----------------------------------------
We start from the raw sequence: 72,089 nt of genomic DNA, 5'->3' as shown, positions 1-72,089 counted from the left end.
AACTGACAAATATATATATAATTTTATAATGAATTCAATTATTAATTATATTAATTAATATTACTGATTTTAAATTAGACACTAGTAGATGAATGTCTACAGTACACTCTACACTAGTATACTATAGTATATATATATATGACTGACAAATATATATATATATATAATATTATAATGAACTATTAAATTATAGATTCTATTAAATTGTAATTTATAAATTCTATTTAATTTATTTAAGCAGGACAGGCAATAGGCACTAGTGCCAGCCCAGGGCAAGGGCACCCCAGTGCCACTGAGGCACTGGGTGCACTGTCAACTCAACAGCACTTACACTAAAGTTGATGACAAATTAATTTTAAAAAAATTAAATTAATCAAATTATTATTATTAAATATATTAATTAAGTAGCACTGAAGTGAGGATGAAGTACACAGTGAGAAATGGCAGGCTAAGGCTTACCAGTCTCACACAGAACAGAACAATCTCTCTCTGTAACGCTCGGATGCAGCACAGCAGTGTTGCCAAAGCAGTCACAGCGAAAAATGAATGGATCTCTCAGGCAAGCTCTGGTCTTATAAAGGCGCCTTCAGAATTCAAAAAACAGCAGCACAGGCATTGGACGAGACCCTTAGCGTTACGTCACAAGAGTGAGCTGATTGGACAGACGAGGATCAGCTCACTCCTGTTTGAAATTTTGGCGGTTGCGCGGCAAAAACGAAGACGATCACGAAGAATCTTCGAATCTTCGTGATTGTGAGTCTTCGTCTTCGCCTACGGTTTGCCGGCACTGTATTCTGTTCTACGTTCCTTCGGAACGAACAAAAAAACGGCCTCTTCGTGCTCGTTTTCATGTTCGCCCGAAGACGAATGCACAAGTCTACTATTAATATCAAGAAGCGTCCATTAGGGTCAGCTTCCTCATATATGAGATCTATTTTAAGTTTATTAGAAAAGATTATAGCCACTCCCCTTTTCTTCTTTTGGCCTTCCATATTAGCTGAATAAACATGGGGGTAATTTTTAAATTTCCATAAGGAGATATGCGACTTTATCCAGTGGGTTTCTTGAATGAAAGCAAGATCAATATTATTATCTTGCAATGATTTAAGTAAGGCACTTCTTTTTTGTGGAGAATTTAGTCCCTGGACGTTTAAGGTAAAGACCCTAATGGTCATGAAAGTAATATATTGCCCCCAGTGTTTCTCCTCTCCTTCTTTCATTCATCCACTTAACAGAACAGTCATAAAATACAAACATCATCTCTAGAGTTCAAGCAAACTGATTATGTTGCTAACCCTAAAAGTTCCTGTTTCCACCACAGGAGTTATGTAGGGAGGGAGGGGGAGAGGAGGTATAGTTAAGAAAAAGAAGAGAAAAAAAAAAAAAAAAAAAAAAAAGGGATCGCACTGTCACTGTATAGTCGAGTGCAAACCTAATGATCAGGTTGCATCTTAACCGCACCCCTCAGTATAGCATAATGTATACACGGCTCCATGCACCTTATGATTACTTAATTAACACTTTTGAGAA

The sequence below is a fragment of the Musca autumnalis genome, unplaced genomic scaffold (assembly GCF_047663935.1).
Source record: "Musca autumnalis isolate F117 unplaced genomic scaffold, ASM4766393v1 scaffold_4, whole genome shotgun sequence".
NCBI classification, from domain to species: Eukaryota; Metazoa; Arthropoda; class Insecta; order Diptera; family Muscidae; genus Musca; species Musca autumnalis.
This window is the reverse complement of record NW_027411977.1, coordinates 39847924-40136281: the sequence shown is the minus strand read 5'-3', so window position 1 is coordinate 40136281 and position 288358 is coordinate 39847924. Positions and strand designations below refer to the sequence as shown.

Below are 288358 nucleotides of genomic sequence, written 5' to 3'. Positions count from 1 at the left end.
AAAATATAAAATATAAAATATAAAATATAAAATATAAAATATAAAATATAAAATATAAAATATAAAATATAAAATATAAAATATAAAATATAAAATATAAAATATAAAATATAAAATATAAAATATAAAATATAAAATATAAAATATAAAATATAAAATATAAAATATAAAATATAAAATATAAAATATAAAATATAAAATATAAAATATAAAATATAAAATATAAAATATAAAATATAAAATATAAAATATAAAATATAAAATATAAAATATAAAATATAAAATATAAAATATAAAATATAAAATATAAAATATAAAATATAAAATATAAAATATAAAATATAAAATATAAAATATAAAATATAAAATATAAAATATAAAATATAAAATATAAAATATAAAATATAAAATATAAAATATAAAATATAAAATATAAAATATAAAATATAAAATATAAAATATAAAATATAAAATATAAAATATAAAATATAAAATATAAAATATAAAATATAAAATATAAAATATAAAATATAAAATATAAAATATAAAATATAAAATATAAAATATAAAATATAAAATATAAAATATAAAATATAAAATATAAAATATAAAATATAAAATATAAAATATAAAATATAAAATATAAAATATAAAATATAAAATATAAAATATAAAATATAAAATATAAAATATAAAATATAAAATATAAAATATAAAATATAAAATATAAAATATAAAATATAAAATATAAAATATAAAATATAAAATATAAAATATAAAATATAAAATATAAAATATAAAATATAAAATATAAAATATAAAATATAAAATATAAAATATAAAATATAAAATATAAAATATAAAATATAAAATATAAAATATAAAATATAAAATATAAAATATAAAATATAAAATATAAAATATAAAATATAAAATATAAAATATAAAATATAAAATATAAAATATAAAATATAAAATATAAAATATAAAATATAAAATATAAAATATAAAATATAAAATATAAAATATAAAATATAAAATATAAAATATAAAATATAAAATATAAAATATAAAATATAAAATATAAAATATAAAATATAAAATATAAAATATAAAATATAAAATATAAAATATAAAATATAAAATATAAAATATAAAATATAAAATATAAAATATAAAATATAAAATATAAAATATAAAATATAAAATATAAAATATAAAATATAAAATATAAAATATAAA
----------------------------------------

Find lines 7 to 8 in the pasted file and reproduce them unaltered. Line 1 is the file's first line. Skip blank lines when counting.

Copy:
Below are 288358 nucleotides of genomic sequence, written 5' to 3'. Positions count from 1 at the left end.
AAAATATAAAATATAAAATATAAAATATAAAATATAAAATATAAAATATAAAATATAAAATATAAAATATAAAATATAAAATATAAAATATAAAATATAAAATATAAAATATAAAATATAAAATATAAAATATAAAATATAAAATATAAAATATAAAATATAAAATATAAAATATAAAATATAAAATATAAAATATAAAATATAAAATATAAAATATAAAATATAAAATATAAAATATAAAATATAAAATATAAAATATAAAATATAAAATATAAAATATAAAATATAAAATATAAAATATAAAATATAAAATATAAAATATAAAATATAAAATATAAAATATAAAATATAAAATATAAAATATAAAATATAAAATATAAAATATAAAATATAAAATATAAAATATAAAATATAAAATATAAAATATAAAATATAAAATATAAAATATAAAATATAAAATATAAAATATAAAATATAAAATATAAAATATAAAATATAAAATATAAAATATAAAATATAAAATATAAAATATAAAATATAAAATATAAAATATAAAATATAAAATATAAAATATAAAATATAAAATATAAAATATAAAATATAAAATATAAAATATAAAATATAAAATATAAAATATAAAATATAAAATATAAAATATAAAATATAAAATATAAAATATAAAATATAAAATATAAAATATAAAATATAAAATATAAAATATAAAATATAAAATATAAAATATAAAATATAAAATATAAAATATAAAATATAAAATATAAAATATAAAATATAAAATATAAAATATAAAATATAAAATATAAAATATAAAATATAAAATATAAAATATAAAATATAAAATATAAAATATAAAATATAAAATATAAAATATAAAATATAAAATATAAAATATAAAATATAAAATATAAAATATAAAATATAAAATATAAAATATAAAATATAAAATATAAAATATAAAATATAAAATATAAAATATAAAATATAAAATATAAAATATAAAATATAAAATATAAAATATAAAATATAAAATATAAAATATAAAATATAAAATATAAAATATAAAATATAAAATATAAAATATAAAATATAAAATATAAAATATAAAATATAAAATATAAAATATAAAATATAAAATATAAAATATAAAATATAAAATATAAAATATAAAATATAAAATATAAAATATAAAATATAAAATATAAAATATAAAATATAAAATATAAA